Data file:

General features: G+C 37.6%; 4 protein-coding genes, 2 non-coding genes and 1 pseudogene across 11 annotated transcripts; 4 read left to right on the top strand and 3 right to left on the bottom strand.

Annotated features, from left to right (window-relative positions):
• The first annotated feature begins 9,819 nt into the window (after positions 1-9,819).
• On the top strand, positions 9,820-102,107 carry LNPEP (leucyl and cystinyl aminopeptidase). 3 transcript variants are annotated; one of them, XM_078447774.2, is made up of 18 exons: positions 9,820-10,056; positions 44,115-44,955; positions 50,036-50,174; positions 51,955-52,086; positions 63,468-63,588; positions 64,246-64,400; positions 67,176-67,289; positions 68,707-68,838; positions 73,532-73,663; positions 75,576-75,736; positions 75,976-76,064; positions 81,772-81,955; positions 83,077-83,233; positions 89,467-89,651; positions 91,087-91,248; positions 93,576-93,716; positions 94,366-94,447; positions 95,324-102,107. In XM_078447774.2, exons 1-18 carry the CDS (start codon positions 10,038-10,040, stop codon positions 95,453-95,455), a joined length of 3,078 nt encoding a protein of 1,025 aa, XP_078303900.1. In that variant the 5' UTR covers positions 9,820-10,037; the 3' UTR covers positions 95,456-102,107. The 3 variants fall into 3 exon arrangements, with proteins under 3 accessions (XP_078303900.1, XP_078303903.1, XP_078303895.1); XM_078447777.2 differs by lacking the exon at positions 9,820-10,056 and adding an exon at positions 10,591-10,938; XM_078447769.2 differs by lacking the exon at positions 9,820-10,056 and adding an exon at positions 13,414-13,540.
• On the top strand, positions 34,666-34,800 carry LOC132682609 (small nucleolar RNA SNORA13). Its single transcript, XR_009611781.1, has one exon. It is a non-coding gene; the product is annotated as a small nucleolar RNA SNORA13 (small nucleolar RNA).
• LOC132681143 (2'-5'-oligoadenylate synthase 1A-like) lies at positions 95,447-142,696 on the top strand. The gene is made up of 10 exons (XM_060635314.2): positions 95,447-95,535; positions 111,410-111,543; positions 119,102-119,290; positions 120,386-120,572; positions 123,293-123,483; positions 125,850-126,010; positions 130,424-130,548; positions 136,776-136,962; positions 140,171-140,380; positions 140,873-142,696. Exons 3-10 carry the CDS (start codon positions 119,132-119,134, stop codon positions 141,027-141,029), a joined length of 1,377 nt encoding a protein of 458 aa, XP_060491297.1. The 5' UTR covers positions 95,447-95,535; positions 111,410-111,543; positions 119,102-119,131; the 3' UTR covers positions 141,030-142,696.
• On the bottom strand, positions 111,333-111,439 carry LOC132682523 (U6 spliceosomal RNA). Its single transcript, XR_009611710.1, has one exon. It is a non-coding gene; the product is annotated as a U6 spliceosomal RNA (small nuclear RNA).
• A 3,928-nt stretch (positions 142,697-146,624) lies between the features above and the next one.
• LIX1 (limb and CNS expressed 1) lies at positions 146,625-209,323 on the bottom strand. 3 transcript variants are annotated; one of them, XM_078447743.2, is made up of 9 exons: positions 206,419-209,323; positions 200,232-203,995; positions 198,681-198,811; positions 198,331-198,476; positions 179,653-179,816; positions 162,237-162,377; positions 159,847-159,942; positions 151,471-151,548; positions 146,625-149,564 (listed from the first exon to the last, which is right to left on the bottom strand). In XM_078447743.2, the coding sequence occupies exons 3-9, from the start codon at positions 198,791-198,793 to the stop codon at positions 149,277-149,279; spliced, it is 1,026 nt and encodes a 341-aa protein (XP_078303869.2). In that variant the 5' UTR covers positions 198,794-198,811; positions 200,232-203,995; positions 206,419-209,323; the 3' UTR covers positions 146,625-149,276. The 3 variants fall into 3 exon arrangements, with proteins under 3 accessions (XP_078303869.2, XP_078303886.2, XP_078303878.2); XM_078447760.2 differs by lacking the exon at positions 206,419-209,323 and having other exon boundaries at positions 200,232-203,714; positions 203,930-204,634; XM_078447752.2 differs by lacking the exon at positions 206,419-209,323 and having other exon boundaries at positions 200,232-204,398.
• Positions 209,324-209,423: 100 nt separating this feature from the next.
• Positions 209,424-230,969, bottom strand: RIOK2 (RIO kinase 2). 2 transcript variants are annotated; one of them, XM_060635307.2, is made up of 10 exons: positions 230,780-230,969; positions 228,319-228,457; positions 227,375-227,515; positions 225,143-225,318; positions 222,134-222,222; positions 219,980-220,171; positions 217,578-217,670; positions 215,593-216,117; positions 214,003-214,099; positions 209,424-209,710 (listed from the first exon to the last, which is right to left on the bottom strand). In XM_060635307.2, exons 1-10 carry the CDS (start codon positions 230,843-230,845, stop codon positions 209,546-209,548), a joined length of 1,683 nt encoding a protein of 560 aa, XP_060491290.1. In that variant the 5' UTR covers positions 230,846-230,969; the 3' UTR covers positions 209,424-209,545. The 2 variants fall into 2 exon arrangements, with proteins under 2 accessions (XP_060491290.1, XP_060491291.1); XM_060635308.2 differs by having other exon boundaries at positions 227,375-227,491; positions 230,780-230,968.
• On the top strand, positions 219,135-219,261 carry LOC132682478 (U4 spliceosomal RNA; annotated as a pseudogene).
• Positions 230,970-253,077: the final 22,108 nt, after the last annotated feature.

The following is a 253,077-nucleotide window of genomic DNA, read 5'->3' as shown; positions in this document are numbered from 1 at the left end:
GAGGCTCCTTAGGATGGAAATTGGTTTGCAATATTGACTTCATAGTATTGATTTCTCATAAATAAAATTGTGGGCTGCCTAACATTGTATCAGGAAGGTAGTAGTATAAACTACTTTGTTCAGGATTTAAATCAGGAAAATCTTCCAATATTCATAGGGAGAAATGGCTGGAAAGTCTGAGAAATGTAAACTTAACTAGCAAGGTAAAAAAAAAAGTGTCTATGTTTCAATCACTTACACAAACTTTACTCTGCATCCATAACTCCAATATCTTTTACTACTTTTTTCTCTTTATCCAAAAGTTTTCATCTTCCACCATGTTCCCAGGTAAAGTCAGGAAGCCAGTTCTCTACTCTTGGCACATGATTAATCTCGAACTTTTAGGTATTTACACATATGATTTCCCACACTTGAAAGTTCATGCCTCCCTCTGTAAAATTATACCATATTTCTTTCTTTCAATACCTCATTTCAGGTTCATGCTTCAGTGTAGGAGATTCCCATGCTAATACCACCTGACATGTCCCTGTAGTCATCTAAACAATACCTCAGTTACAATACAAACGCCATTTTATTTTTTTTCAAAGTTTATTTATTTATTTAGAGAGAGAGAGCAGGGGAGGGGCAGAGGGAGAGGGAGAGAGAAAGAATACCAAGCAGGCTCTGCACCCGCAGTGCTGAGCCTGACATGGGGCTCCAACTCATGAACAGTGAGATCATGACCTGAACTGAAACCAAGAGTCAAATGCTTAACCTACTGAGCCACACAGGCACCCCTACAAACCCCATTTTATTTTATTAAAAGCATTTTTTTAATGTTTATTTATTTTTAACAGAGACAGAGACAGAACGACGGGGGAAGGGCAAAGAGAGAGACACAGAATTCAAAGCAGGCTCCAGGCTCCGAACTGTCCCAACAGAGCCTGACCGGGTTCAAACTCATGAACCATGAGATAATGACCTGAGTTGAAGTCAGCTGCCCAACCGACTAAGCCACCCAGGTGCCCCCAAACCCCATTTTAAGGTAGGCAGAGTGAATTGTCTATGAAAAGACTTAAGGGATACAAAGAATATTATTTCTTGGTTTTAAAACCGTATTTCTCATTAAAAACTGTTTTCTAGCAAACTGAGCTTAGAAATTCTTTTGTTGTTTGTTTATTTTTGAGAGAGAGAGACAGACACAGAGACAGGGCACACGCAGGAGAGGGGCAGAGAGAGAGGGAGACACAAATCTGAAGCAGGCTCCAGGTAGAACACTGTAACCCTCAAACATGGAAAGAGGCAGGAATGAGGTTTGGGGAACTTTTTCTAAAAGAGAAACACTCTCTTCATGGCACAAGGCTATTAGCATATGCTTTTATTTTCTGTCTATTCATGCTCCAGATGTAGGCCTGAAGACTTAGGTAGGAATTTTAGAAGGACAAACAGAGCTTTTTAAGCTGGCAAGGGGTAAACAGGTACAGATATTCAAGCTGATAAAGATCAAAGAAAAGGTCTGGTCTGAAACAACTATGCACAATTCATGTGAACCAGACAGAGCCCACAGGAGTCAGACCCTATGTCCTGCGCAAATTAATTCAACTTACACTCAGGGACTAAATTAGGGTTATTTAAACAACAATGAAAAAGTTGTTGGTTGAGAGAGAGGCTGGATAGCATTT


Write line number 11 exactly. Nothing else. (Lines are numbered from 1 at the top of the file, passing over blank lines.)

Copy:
• Positions 209,424-230,969, bottom strand: RIOK2 (RIO kinase 2). 2 transcript variants are annotated; one of them, XM_060635307.2, is made up of 10 exons: positions 230,780-230,969; positions 228,319-228,457; positions 227,375-227,515; positions 225,143-225,318; positions 222,134-222,222; positions 219,980-220,171; positions 217,578-217,670; positions 215,593-216,117; positions 214,003-214,099; positions 209,424-209,710 (listed from the first exon to the last, which is right to left on the bottom strand). In XM_060635307.2, exons 1-10 carry the CDS (start codon positions 230,843-230,845, stop codon positions 209,546-209,548), a joined length of 1,683 nt encoding a protein of 560 aa, XP_060491290.1. In that variant the 5' UTR covers positions 230,846-230,969; the 3' UTR covers positions 209,424-209,545. The 2 variants fall into 2 exon arrangements, with proteins under 2 accessions (XP_060491290.1, XP_060491291.1); XM_060635308.2 differs by having other exon boundaries at positions 227,375-227,491; positions 230,780-230,968.